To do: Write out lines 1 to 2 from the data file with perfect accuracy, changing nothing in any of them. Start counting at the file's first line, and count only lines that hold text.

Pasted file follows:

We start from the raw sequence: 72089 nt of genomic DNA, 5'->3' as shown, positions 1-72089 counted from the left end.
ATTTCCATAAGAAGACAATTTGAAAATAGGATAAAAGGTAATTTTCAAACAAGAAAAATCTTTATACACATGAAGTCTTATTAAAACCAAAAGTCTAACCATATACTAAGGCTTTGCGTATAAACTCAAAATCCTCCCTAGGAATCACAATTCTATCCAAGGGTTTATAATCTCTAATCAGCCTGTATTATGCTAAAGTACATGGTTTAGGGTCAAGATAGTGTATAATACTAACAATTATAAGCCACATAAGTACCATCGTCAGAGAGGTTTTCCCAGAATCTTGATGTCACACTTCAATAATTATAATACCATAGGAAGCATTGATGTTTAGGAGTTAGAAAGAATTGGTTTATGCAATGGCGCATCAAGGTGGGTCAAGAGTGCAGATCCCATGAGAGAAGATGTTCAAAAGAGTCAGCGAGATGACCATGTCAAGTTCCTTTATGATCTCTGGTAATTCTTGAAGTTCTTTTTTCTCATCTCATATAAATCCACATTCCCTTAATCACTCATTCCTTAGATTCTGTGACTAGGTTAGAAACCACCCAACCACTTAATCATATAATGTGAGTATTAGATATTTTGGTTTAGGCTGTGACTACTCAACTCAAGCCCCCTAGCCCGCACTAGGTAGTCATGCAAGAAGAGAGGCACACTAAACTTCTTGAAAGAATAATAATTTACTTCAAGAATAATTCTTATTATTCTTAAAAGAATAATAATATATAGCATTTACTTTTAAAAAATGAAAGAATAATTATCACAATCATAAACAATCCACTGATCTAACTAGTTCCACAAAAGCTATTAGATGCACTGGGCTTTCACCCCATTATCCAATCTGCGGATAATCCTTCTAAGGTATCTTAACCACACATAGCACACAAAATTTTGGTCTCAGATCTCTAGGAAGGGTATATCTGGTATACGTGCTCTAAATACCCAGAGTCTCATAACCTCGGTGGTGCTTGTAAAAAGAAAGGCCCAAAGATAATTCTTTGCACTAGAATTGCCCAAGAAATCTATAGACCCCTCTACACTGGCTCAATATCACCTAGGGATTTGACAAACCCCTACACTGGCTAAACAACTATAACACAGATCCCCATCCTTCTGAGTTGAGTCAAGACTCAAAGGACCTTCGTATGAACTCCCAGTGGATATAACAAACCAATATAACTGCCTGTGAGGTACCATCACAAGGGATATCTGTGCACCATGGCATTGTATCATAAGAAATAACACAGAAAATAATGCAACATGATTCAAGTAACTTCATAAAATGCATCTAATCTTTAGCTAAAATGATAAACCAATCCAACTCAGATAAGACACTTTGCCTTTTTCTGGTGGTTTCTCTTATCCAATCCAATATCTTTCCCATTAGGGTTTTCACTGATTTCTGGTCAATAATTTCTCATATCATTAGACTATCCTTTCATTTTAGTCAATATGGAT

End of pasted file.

We start from the raw sequence: 72089 nt of genomic DNA, 5'->3' as shown, positions 1-72089 counted from the left end.
ATTTCCATAAGAAGACAATTTGAAAATAGGATAAAAGGTAATTTTCAAACAAGAAAAATCTTTATACACATGAAGTCTTATTAAAACCAAAAGTCTAACCATATACTAAGGCTTTGCGTATAAACTCAAAATCCTCCCTAGGAATCACAATTCTATCCAAGGGTTTATAATCTCTAATCAGCCTGTATTATGCTAAAGTACATGGTTTAGGGTCAAGATAGTGTATAATACTAACAATTATAAGCCACATAAGTACCATCGTCAGAGAGGTTTTCCCAGAATCTTGATGTCACACTTCAATAATTATAATACCATAGGAAGCATTGATGTTTAGGAGTTAGAAAGAATTGGTTTATGCAATGGCGCATCAAGGTGGGTCAAGAGTGCAGATCCCATGAGAGAAGATGTTCAAAAGAGTCAGCGAGATGACCATGTCAAGTTCCTTTATGATCTCTGGTAATTCTTGAAGTTCTTTTTTCTCATCTCATATAAATCCACATTCCCTTAATCACTCATTCCTTAGATTCTGTGACTAGGTTAGAAACCACCCAACCACTTAATCATATAATGTGAGTATTAGATATTTTGGTTTAGGCTGTGACTACTCAACTCAAGCCCCCTAGCCCGCACTAGGTAGTCATGCAAGAAGAGAGGCACACTAAACTTCTTGAAAGAATAATAATTTACTTCAAGAATAATTCTTATTATTCTTAAAAGAATAATAATATATAGCATTTACTTTTAAAAAATGAAAGAATAATTATCACAATCATAAACAATCCACTGATCTAACTAGTTCCACAAAAGCTATTAGATGCACTGGGCTTTCACCCCATTATCCAATCTGCGGATAATCCTTCTAAGGTATCTTAACCACACATAGCACACAAAATTTTGGTCTCAGATCTCTAGGAAGGGTATATCTGGTATACGTGCTCTAAATACCCAGAGTCTCATAACCTCGGTGGTGCTTGTAAAAAGAAAGGCCCAAAGATAATTCTTTGCACTAGAATTGCCCAAGAAATCTATAGACCCCTCTACACTGGCTCAATATCACCTAGGGATTTGACAAACCCCTACACTGGCTAAACAACTATAACACAGATCCCCATCCTTCTGAGTTGAGTCAAGACTCAAAGGACCTTCGTATGAACTCCCAGTGGATATAACAAACCAATATAACTGCCTGTGAGGTACCATCACAAGGGATATCTGTGCACCATGGCATTGTATCATAAGAAATAACACAGAAAATAATGCAACATGATTCAAGTAACTTCATAAAATGCATCTAATCTTTAGCTAAAATGATAAACCAATCCAACTCAGATAAGACACTTTGCCTTTTTCTGGTGGTTTCTCTTATCCAATCCAATATCTTTCCCATTAGGGTTTTCACTGATTTCTGGTCAATAATTTCTCATATCATTAGACTATCCTTTCATTTTAGTCAATATGGAT